“Don’t worry about any of that.” She said calmly, “Except perhaps Oswin. We’ll keep your hatchlings and Wulfram here with us, the trainees can go, and Cwenhild’s mother is on her way to fetch her. As soon as you’re ready you can go and find Oswin.”

“Thank you Fritha. You’re such a rock.” Blaedswith turned to Cerneric. “Do you know where Oswin’s wing are?”

“Yes, they were with us, fighting the Lunenwyc lot on the south border. My Wing was dispersed off duty but his stayed on patrol. I didn’t see Oswin before I left though.”

Blaedswith’s worry was not assuaged by this. She established from Cerneric, to which patrol area Oswin’s Wing had been assigned, thanked both her friends and set off to find her mate. It was several hours flight to the southern border and Blaedswith was weary before she set off. By the time she reached the patrol area she was beyond exhausted, but even if she had stopped to rest, her fear for Oswin would not have allowed her to sleep, so she pushed on. She had been on patrol in this area herself many times and knew the cave where injured dragons were conveyed to recover enough to fly to their homes.

Blaedswith had only occasionally known a dragon to be so badly injured as to be unable to contact their mate to reassure them, or at least to answer when contacted. The only explanation she could imagine was that Oswin’s injury was mortal. She knew he wasn’t dead yet because, somewhere in the deepest depths of her soul, she was aware of something, not quite a hum, that had been there since the moment they joined as a mated pair, but her mind wouldn’t stop going over the terrible things that could have happened to him. He could have been flamed on his underbelly, the most vulnerable part of a dragon because the hide is thinner there, or broken his skull and suffered brain damage, or had his wing membranes burned away. If it was the latter, there was a good chance that they would grow back, since the tissue here regenerated at phenomenal speed, but if a large area was destroyed the recovery would still take a long time and be painful, itchy and frustrating. And Oswin was never a good patient. Her shudder at the prospect was not entirely unselfish.

At last, as she flew over the terrific range of mountains that adjoined the border, she recognised the peak in which the first aid cave was situated. Thankfully she lost height and circled to land in front of the cave. High altitude flying was exhausting at any time. In her tired state it had nearly been too much for her. Folding her wings she hurried into the cave, where five or six dragons lay on the heated sand floor. Although most were sleeping, and clearly exhausted to judge from the colour of their hides, none seemed to be seriously injured. A few burns, some wing tears and one male looking most disgruntled with his arm plastered with volcanic mud and propped on a boulder. The field medic who was in charge hurried over to Blaedswith.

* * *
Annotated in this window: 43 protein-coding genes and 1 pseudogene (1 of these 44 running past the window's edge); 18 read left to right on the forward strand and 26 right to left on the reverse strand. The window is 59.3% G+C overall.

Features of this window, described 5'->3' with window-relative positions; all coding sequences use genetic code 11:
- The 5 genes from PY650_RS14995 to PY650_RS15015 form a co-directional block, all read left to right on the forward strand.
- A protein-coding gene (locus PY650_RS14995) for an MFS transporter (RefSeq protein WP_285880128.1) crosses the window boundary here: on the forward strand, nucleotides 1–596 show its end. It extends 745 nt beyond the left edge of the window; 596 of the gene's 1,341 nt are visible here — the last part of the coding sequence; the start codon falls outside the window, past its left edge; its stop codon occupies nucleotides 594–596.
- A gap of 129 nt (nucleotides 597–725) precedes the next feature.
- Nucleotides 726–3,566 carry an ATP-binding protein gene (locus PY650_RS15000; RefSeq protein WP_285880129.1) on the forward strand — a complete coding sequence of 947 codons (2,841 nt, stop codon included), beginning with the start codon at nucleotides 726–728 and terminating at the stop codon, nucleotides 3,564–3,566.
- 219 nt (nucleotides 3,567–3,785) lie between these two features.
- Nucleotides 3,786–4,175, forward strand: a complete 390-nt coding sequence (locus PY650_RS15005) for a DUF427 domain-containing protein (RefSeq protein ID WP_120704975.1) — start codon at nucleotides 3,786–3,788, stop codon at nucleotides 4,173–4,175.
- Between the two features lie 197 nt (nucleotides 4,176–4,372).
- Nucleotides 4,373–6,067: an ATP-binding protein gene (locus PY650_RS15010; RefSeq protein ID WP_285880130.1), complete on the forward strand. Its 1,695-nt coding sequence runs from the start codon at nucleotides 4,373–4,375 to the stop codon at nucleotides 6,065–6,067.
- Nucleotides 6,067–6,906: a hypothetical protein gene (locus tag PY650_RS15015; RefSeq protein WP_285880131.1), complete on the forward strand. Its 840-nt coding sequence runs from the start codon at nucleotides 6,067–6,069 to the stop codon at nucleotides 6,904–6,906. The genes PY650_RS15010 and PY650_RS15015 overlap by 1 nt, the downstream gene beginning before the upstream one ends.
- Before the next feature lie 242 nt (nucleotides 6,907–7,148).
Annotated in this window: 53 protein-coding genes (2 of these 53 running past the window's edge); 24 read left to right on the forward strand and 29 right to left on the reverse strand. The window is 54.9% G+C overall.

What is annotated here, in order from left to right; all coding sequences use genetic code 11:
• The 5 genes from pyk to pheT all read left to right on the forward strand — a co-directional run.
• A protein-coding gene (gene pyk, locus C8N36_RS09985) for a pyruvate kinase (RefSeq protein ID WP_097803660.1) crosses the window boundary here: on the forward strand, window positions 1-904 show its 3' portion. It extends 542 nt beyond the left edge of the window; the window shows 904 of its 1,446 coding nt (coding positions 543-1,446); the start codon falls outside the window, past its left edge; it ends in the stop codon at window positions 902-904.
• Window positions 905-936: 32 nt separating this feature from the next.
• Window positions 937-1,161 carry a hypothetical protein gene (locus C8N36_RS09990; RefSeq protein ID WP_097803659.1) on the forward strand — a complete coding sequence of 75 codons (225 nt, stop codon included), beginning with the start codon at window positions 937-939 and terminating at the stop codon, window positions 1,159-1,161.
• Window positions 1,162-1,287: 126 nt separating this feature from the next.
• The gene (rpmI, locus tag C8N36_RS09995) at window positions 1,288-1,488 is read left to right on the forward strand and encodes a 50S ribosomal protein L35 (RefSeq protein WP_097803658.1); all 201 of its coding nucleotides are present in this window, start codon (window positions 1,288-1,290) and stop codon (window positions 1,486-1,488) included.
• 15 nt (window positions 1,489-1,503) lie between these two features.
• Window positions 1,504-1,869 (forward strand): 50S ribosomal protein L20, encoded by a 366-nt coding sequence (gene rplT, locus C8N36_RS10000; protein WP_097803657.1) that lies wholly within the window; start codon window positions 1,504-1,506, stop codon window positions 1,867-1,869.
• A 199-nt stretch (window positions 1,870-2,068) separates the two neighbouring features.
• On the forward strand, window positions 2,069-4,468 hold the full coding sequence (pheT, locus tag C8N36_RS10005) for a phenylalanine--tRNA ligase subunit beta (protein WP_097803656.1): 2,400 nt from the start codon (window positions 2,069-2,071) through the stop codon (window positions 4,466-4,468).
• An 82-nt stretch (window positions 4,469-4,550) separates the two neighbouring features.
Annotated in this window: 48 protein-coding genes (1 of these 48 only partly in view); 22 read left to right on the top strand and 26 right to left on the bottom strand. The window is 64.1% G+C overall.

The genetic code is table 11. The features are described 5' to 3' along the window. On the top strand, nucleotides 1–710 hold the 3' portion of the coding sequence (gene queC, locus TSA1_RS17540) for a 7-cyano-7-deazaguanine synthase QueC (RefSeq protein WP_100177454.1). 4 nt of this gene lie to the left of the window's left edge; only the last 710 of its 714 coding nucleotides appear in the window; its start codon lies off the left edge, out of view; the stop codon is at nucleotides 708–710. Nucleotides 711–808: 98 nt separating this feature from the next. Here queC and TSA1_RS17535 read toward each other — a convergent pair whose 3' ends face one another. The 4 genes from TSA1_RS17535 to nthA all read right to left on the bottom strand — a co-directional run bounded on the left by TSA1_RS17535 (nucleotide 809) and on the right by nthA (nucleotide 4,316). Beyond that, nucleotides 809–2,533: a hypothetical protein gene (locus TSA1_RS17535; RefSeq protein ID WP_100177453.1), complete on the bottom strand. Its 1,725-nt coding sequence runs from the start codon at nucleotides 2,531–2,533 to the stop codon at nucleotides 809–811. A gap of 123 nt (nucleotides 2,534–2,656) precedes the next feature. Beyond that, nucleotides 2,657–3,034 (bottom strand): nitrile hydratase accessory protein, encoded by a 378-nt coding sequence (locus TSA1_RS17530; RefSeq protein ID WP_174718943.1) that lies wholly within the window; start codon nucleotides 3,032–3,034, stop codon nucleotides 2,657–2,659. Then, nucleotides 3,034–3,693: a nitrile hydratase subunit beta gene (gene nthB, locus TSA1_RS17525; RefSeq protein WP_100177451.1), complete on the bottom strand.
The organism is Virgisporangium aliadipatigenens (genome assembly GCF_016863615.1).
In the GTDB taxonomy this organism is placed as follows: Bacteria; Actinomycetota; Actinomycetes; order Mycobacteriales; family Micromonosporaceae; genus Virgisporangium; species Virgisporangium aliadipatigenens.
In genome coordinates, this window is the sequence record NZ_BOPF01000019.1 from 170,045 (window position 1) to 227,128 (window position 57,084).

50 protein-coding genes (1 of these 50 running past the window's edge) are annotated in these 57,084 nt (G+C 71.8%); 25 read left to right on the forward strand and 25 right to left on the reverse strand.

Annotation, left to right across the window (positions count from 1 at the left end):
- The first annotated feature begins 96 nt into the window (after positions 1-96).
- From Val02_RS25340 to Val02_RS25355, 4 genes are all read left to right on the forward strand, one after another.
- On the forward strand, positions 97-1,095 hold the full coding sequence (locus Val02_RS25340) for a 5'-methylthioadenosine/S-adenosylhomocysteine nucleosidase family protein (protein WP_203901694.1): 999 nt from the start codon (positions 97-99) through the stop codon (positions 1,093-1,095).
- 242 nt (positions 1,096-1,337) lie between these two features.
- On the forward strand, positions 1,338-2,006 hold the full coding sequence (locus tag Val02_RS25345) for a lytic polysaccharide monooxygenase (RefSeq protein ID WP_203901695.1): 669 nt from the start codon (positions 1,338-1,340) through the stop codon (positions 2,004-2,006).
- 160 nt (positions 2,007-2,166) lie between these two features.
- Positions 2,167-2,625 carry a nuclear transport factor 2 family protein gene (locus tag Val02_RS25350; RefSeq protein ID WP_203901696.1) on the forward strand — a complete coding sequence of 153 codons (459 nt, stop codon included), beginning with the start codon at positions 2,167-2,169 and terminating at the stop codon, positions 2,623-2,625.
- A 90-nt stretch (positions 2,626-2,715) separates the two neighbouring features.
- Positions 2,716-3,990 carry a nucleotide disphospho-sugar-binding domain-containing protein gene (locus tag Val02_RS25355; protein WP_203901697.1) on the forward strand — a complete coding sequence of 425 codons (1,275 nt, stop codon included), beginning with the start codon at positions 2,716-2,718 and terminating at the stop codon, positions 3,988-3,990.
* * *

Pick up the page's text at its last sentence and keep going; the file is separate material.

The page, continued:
“He’s here, and he’s going to be fine” he said hastily, correctly gauging Blaedswith’s anxiety. Although she blew out a long breath of relief, she wasn’t completely reassured until the medic showed her where Oswin was curled up. His colour was not great and his breath puffed out his lips in a way she had not seen before, but the only injury she could see was a large gash on his head. It has been cleaned and covered with spiders’ webs to help with clotting, and the greenish-blue blood had stopped flowing, but it was clear that his injury was more serious than it first appeared.

“What happened?” Blaedswith asked the medic.

“As far as I can tell he was diving to flame one of the Lunenwyc lot and one of theirs veered into his flight path. Somehow they collided heads and both were knocked out. Both of them were travelling at a terrific speed, otherwise it would just have made them see stars for a minute. I’ve never known such a thing happen before. It was pure bad luck.”

“Has he been unconscious all this time?”

“No, he’s been in and out. At the moment he’s out, as you see, but perhaps if you speak to him you might rouse him?”

“I’ll certainly try. I have one or two things to say to him, to be sure!”

The medic chuckled as he left, and Blaedswith sat down beside her mate. She called him a few times, but with no result. Then, remembering how she had managed to contact Fritha, and how the younglings could speak to each other over distance without apparent effort, she began to really think about what she was doing and how. Speaking mind to mind was so natural to dragons that she had never before consciously considered how she did it. Now she reached out, feeling for Oswin’s essence, almost picturing the fingers of her mind feeling for his mind. After a moment she became aware of a glow, though it wasn’t a visible glow, more a feeling. She moved her mind?... Soul?... spirit?... something… towards it, touched it, caressed it, and suddenly Oswin was there with her. More with her than he had ever been before.